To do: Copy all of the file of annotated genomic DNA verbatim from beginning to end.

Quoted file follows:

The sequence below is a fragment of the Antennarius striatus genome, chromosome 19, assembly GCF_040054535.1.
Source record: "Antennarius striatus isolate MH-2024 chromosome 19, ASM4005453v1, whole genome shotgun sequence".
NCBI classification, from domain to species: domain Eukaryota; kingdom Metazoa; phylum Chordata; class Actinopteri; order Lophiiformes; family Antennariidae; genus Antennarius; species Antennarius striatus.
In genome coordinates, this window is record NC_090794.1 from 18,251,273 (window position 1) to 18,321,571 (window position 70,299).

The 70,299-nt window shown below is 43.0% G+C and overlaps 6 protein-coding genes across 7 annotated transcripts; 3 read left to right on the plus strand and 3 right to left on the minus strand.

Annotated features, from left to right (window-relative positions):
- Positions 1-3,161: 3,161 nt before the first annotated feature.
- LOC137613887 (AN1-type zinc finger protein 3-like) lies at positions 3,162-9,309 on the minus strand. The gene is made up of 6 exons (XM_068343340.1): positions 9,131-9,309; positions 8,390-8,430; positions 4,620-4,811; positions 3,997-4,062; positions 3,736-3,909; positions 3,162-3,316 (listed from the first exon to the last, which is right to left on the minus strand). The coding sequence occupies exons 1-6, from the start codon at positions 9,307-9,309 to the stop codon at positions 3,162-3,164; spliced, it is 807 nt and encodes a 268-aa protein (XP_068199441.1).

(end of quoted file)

The sequence below is a fragment of the Antennarius striatus genome, chromosome 19, assembly GCF_040054535.1.
Source record: "Antennarius striatus isolate MH-2024 chromosome 19, ASM4005453v1, whole genome shotgun sequence".
NCBI classification, from domain to species: domain Eukaryota; kingdom Metazoa; phylum Chordata; class Actinopteri; order Lophiiformes; family Antennariidae; genus Antennarius; species Antennarius striatus.
In genome coordinates, this window is record NC_090794.1 from 18,251,273 (window position 1) to 18,321,571 (window position 70,299).

The 70,299-nt window shown below is 43.0% G+C and overlaps 6 protein-coding genes across 7 annotated transcripts; 3 read left to right on the plus strand and 3 right to left on the minus strand.

Annotated features, from left to right (window-relative positions):
- Positions 1-3,161: 3,161 nt before the first annotated feature.
- LOC137613887 (AN1-type zinc finger protein 3-like) lies at positions 3,162-9,309 on the minus strand. The gene is made up of 6 exons (XM_068343340.1): positions 9,131-9,309; positions 8,390-8,430; positions 4,620-4,811; positions 3,997-4,062; positions 3,736-3,909; positions 3,162-3,316 (listed from the first exon to the last, which is right to left on the minus strand). The coding sequence occupies exons 1-6, from the start codon at positions 9,307-9,309 to the stop codon at positions 3,162-3,164; spliced, it is 807 nt and encodes a 268-aa protein (XP_068199441.1).